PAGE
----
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ANGAY-ANGAY LANG: Kalinaw Mindanaw: The Story of the GRP-MNLF Peace Process, 1975-1996 (8)

mindaviews rodil

8th  of 18 parts

(This is a revised version of the book “KALINAW MINDANAW: The Story of the GRP-MNLF Peace Process, 1975-1996” published in 2000)

Chapter 4. A Sorry Mix Up

The Mixed Committee meeting in Tripoli and the referendum-plebiscite in the territory of the autonomy were the two highlights of the first four months after the signing of the Tripoli Agreement. President Marcos determinedly pushed the referendum through, while Misuari and the OIC just as strongly resisted it. In the end, Marcos won: there were two autonomies, and no agreement on the implementation of the Tripoli accord and the sought-after resolution to the conflict remained incomplete.

Path Neatly Laid Out

A cursory reading of the Tripoli Agreement indicates that the things left to be done were laid out step by step,  so neatly — or so we thought — that it would not take long before the two parties could flesh out the unfinished portions of the document. Just to reiterate for emphasis, the two negotiating panels, acting as Mixed Committee,  were to meet, and they did,  in Tripoli from February 5 to March 3, 1977  to “study in detail the points left for discussion in order to reach a solution thereof in conformity with the provisions of this agreement.” (Sec. 11) in the Tripoli Agreement.  As soon as these points have been threshed out, there would be an initialing ceremony in Jeddah, followed by the final signing in  Manila. Then, the President would appoint a provisional government in the areas of the autonomy, which shall in turn prepare for the elections of the Legislative Assembly. This Assembly shall form the regular government.

It all sounded so clear-cut and simple. One would not expect any complications from then on.  But that was not the way it happened. Strange as it may seem, the two parties  failed to agree on their work and produced another deadlock. It took the intervention of the two heads of state, Presidents Marcos and Khaddafy to break the impasse.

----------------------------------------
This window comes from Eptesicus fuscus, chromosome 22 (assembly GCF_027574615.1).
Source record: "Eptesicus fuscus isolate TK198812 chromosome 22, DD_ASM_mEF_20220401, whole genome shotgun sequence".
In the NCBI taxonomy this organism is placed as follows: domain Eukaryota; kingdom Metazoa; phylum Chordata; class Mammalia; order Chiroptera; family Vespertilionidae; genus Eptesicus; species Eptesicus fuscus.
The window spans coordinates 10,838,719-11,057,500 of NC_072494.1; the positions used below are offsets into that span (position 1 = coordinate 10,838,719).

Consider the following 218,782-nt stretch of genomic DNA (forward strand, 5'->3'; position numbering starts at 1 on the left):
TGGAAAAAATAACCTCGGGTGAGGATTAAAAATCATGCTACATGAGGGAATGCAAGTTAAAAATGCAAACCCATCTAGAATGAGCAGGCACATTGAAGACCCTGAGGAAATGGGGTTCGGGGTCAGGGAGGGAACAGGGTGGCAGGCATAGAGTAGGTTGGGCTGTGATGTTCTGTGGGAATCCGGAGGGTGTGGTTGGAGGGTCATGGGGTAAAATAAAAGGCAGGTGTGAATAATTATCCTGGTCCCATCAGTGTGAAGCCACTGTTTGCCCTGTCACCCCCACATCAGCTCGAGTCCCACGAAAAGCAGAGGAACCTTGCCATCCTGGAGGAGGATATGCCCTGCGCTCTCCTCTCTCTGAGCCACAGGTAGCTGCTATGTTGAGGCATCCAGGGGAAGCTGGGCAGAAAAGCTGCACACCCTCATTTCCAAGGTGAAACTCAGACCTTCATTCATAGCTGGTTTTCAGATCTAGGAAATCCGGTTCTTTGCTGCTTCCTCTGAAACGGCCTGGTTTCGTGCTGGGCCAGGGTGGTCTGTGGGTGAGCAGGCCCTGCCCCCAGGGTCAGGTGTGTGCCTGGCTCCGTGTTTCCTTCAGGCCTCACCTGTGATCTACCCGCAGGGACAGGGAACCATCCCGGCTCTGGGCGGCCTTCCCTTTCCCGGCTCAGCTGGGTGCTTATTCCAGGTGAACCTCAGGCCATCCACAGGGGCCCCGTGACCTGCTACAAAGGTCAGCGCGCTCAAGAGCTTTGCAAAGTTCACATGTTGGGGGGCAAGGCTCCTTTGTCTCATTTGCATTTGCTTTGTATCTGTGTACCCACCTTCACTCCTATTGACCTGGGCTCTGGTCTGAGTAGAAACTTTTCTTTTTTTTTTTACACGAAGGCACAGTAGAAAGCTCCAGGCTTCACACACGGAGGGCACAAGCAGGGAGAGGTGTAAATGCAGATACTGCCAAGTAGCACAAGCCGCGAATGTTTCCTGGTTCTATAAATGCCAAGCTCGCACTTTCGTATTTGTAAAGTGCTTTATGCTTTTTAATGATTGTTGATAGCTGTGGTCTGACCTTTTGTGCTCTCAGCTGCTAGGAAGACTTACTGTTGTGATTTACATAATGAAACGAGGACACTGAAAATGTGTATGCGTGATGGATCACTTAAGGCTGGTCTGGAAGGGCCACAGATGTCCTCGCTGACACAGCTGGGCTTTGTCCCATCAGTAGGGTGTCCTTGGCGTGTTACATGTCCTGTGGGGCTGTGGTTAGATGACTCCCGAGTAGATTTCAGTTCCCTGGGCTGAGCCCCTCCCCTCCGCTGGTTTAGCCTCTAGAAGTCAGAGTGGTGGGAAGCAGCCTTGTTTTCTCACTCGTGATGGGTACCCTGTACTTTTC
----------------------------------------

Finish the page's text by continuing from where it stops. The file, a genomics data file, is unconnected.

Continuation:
The Mixed Committee in Tripoli

What really happened in Tripoli from February 5 to March 3, 1977?  Two vital documents give us detailed accounts of the events at that time, the Journal of Activities dated 6 Feb – 3 Mar 77 and the more detailed Proceedings of the Negotiation Talks between the Philippine Panel and the Moro National Liberation Front in the Ministry of Foreign Affairs Building.

The Government Panel arrived in Tripoli on February 6,  Sunday. They were promptly informed that there would be a delay of two days because Secretary General Gaye of the OIC was still in Algeria.

There were no sessions for February 7 and 8.  Opening ceremonies were on February 9 but there was no session.  On February 10, the first session,  Nur Misuari requested for a recess to enable the MNLF to finish its position paper; the Chair gave him until February 13. No session for February 11 to 13.

The second session met on February 14 but still there was no paper from the MNLF. Only one of his three technical people, Maguindanao Zacaria Candao had arrived. Atty Pangalian Balindong and a third who was not named were not there yet.  No less than OIC Assistant Secretary General Tevetoglu requested President Marcos on February 1 to allow these three prominent personalities from Mindanaw, all government officials, to assist in the formulation of the MNLF paper.  Misuari was given two more days.  No session on February 15. There was supposed to be a meeting on February 16 but neither Misuari nor the presiding officer showed up. After waiting for an hour the Philippine Panel left. The government panel received its copy of the  MNLF paper at 10:00 o’clock that evening.